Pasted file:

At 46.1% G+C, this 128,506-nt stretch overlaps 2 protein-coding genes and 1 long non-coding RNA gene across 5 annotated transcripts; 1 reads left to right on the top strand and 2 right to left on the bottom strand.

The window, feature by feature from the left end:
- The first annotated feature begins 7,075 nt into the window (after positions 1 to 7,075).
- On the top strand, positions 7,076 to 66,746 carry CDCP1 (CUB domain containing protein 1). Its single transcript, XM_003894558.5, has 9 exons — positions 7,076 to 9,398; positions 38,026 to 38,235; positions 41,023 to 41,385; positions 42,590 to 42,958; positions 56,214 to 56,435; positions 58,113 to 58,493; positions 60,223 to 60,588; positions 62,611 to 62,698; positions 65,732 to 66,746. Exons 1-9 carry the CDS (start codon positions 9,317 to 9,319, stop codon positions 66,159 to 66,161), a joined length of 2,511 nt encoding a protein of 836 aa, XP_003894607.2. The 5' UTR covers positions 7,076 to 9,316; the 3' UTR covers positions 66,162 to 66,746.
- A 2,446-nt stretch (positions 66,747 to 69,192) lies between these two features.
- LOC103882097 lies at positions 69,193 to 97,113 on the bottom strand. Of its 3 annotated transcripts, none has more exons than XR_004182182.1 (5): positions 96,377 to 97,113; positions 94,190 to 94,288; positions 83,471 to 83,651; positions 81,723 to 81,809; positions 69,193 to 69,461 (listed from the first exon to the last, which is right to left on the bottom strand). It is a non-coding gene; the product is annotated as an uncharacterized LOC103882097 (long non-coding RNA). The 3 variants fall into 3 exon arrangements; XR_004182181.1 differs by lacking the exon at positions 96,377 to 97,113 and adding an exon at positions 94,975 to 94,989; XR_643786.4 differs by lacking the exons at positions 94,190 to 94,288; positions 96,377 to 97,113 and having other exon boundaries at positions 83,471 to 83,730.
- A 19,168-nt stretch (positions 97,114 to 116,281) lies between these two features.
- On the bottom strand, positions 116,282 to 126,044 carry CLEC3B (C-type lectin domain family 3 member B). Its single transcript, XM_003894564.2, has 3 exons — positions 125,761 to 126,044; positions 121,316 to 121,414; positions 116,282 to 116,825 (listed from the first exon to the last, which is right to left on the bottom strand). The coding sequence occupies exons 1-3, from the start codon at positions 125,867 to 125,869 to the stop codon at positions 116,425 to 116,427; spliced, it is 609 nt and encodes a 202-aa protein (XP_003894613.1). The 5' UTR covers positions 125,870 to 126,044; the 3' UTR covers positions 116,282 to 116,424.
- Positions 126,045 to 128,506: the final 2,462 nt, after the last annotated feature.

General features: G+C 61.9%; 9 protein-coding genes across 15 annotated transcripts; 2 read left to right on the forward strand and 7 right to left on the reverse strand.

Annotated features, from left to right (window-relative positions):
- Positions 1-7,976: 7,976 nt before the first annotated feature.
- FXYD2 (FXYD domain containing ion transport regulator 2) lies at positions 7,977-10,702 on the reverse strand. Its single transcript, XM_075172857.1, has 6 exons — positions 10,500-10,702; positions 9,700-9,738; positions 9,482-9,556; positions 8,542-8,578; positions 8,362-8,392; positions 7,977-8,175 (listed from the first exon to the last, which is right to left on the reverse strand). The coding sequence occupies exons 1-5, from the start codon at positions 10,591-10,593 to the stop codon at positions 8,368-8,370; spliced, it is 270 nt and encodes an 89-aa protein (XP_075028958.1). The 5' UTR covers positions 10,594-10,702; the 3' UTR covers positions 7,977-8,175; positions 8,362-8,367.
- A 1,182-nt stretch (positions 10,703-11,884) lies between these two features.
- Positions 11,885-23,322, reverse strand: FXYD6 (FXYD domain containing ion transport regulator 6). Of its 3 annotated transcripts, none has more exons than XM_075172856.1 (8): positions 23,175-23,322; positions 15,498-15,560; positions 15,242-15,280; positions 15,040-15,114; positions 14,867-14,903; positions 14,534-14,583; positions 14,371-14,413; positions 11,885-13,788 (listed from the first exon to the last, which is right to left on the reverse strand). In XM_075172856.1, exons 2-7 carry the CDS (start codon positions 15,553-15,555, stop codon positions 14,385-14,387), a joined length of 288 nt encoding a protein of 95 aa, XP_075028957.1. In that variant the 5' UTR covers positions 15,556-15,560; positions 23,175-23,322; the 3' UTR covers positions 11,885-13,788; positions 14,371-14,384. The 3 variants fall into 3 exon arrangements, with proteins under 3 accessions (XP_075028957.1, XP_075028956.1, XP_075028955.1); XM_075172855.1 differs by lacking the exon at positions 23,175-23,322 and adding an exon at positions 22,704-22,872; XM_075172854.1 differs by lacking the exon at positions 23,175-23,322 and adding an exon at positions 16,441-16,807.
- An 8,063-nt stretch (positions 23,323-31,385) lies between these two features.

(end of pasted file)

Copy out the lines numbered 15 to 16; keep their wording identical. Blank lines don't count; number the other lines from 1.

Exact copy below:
- Positions 11,885-23,322, reverse strand: FXYD6 (FXYD domain containing ion transport regulator 6). Of its 3 annotated transcripts, none has more exons than XM_075172856.1 (8): positions 23,175-23,322; positions 15,498-15,560; positions 15,242-15,280; positions 15,040-15,114; positions 14,867-14,903; positions 14,534-14,583; positions 14,371-14,413; positions 11,885-13,788 (listed from the first exon to the last, which is right to left on the reverse strand). In XM_075172856.1, exons 2-7 carry the CDS (start codon positions 15,553-15,555, stop codon positions 14,385-14,387), a joined length of 288 nt encoding a protein of 95 aa, XP_075028957.1. In that variant the 5' UTR covers positions 15,556-15,560; positions 23,175-23,322; the 3' UTR covers positions 11,885-13,788; positions 14,371-14,384. The 3 variants fall into 3 exon arrangements, with proteins under 3 accessions (XP_075028957.1, XP_075028956.1, XP_075028955.1); XM_075172855.1 differs by lacking the exon at positions 23,175-23,322 and adding an exon at positions 22,704-22,872; XM_075172854.1 differs by lacking the exon at positions 23,175-23,322 and adding an exon at positions 16,441-16,807.
- An 8,063-nt stretch (positions 23,323-31,385) lies between these two features.